Reading through Jim Kitchen's postings it danwed on me that I need to get me one of them transfer agreements, and so was wondering if anyone here can post or send me a sample of such a document. Much appreciated,
A good question...
There are many forms available for this commercial action, where each form could be described properly within your local legal system and, or your Federal, Provincial, or State jurisdiction, and clearly defined or modified by your legal Counsel. I do not believe that an international document exists for any "Transfer Agreement and Record (TAR)," but I did not delve into that issue while transferring my artwork to the gallery. The issue becomes very testy when you transfer ownership of the finished image, how the image ownership is perceived by the new owner, and how each jurisdiction interprets or honours the legal document. Copyright ownership comes to mind upon any art sale...
Most galleries try to maintain a document of this nature between the artist, the gallery owner, and between the new owner of the artwork, where the documentation sets the stage for any inclement action that may transpire. My last experience demonstrated that the ownership issue was very clear if the gallery collapsed resulting from financial issues, because I had an agreement that was designed by Counsel, which emphatically stated that I owned the identified images, the value of the identified finished images, and that the identified finished artwork would be returned to me quickly, whether a receiver's audit was undertaken and completed, or not.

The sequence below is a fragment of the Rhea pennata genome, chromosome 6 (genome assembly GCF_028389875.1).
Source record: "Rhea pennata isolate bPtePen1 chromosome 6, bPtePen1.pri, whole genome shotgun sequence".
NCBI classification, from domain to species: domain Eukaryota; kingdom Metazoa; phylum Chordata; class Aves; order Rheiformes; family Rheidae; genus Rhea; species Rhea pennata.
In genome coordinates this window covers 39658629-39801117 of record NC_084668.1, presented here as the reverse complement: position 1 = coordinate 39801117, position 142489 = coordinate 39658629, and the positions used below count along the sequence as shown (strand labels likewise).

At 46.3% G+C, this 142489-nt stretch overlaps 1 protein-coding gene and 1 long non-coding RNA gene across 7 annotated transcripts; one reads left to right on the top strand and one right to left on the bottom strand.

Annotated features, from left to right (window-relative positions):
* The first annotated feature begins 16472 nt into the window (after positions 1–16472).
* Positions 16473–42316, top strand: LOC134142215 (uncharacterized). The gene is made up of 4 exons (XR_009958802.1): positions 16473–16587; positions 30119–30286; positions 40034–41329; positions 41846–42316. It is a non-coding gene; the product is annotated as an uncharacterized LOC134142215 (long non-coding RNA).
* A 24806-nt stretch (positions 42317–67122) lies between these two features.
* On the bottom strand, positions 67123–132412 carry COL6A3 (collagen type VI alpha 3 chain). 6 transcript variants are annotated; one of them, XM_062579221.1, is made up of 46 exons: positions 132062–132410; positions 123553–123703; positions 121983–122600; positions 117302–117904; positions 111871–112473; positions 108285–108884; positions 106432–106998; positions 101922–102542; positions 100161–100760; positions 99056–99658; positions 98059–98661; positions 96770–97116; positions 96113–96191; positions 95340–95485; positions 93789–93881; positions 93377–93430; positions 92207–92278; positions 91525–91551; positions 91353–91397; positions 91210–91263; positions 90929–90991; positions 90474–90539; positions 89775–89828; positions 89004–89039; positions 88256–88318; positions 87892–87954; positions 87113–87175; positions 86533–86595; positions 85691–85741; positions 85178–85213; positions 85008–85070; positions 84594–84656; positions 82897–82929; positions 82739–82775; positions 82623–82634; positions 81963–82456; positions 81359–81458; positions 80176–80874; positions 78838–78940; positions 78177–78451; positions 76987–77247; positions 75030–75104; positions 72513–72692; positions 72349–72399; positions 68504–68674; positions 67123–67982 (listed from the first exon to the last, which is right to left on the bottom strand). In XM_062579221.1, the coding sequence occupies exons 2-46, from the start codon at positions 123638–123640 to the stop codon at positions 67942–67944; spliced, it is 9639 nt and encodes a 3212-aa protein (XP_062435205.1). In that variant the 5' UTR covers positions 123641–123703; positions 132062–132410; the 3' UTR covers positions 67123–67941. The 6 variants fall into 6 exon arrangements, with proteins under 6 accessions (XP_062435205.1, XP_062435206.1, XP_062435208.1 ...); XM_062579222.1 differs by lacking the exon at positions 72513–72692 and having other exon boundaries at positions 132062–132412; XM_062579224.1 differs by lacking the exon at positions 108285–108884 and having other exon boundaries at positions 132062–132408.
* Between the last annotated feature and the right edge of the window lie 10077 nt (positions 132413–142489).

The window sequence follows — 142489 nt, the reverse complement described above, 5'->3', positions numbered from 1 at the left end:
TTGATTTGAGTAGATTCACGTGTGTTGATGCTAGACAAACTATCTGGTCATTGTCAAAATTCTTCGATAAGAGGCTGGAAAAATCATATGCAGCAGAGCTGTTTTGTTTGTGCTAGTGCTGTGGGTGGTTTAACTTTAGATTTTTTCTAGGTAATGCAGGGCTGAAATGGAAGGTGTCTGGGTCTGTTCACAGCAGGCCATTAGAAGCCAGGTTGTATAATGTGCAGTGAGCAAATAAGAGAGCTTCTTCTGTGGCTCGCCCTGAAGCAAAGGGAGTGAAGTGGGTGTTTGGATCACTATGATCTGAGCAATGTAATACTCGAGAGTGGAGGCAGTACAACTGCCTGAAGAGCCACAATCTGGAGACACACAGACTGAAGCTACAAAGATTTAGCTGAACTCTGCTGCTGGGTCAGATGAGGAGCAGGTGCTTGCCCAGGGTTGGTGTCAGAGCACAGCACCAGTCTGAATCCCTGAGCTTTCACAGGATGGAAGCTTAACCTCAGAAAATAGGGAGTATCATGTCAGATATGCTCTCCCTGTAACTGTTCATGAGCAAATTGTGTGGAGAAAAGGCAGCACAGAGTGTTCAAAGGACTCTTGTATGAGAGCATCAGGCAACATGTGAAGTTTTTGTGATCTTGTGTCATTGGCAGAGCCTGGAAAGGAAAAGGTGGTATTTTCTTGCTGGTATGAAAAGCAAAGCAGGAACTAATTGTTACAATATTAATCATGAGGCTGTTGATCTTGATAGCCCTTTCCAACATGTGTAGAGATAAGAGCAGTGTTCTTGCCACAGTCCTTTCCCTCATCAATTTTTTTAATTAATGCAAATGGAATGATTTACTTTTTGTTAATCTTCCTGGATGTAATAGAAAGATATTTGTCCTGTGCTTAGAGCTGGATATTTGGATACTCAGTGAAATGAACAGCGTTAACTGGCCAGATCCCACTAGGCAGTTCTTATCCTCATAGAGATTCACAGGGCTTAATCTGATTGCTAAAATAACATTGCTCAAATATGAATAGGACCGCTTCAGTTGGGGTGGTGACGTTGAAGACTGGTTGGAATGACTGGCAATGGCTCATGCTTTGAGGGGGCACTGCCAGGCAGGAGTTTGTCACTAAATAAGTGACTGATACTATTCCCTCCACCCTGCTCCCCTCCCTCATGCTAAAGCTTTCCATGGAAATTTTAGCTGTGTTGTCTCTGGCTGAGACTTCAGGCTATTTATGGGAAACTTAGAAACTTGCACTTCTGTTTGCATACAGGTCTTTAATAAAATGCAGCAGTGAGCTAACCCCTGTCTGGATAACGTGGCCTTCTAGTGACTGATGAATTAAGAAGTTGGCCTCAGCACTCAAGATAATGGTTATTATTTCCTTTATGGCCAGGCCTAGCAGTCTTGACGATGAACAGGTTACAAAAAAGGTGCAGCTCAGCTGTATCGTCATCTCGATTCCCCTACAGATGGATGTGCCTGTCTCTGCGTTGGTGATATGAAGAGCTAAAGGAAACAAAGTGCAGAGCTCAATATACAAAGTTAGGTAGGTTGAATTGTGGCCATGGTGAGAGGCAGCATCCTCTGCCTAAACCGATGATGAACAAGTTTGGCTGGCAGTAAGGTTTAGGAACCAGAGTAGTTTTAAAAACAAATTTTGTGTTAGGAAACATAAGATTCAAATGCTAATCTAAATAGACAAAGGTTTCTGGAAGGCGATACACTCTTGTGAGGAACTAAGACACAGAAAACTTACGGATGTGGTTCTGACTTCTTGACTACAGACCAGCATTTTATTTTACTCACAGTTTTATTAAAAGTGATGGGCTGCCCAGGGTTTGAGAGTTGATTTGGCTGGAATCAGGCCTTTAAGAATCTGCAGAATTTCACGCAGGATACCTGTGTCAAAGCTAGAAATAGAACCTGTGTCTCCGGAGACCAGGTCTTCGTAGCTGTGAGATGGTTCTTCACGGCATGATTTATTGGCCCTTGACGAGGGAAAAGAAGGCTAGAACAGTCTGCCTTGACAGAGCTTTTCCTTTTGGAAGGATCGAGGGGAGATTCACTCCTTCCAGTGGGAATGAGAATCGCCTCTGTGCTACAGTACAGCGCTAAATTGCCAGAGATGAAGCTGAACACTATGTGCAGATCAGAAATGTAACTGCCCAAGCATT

I have also pressed galleries to sign a document, when they did not know that a document was required and, or they discussed that issue was irrelevant to the presentation and acquisition by any client. The latter comment would raise several identifiable concerns, and I would immediately request that I address the issue with the owner of the gallery, instead of any unacknowledging subordinate. If any issues remained, I would not present my images within the gallery, and I would explain the reasons to any individual that cared to listen. I have experienced complete mindless esoteric arrogance, and I have experienced complete and total awareness with a variety of gallery owners, but the issue is usually addressed in a professional manner, once the issues are clearly identified and understood by the gallery representatives and, or the gallery owner. These issues should be properly addressed before any images are deposited into their premises for sale.